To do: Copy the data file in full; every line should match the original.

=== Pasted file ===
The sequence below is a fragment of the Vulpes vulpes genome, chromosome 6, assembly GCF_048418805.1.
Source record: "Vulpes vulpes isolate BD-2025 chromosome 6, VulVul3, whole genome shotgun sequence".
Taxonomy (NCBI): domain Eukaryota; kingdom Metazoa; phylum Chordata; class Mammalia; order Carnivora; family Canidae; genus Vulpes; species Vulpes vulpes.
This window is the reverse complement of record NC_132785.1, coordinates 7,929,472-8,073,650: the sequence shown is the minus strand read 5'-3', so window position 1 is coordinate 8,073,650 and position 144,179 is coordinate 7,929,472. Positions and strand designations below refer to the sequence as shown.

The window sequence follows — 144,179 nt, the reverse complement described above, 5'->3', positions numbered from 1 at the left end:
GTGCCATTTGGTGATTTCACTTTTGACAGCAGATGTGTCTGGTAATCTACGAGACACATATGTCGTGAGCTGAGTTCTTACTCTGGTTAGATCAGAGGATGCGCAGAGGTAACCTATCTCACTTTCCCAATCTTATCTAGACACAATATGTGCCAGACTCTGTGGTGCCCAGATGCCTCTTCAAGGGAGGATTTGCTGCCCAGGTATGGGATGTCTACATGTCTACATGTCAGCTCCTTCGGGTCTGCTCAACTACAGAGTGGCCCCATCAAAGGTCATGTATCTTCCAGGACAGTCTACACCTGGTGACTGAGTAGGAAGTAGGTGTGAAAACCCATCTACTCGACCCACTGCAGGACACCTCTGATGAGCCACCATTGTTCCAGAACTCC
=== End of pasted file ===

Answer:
The sequence below is a fragment of the Vulpes vulpes genome, chromosome 6, assembly GCF_048418805.1.
Source record: "Vulpes vulpes isolate BD-2025 chromosome 6, VulVul3, whole genome shotgun sequence".
Taxonomy (NCBI): domain Eukaryota; kingdom Metazoa; phylum Chordata; class Mammalia; order Carnivora; family Canidae; genus Vulpes; species Vulpes vulpes.
This window is the reverse complement of record NC_132785.1, coordinates 7,929,472-8,073,650: the sequence shown is the minus strand read 5'-3', so window position 1 is coordinate 8,073,650 and position 144,179 is coordinate 7,929,472. Positions and strand designations below refer to the sequence as shown.

The window sequence follows — 144,179 nt, the reverse complement described above, 5'->3', positions numbered from 1 at the left end:
GTGCCATTTGGTGATTTCACTTTTGACAGCAGATGTGTCTGGTAATCTACGAGACACATATGTCGTGAGCTGAGTTCTTACTCTGGTTAGATCAGAGGATGCGCAGAGGTAACCTATCTCACTTTCCCAATCTTATCTAGACACAATATGTGCCAGACTCTGTGGTGCCCAGATGCCTCTTCAAGGGAGGATTTGCTGCCCAGGTATGGGATGTCTACATGTCTACATGTCAGCTCCTTCGGGTCTGCTCAACTACAGAGTGGCCCCATCAAAGGTCATGTATCTTCCAGGACAGTCTACACCTGGTGACTGAGTAGGAAGTAGGTGTGAAAACCCATCTACTCGACCCACTGCAGGACACCTCTGATGAGCCACCATTGTTCCAGAACTCC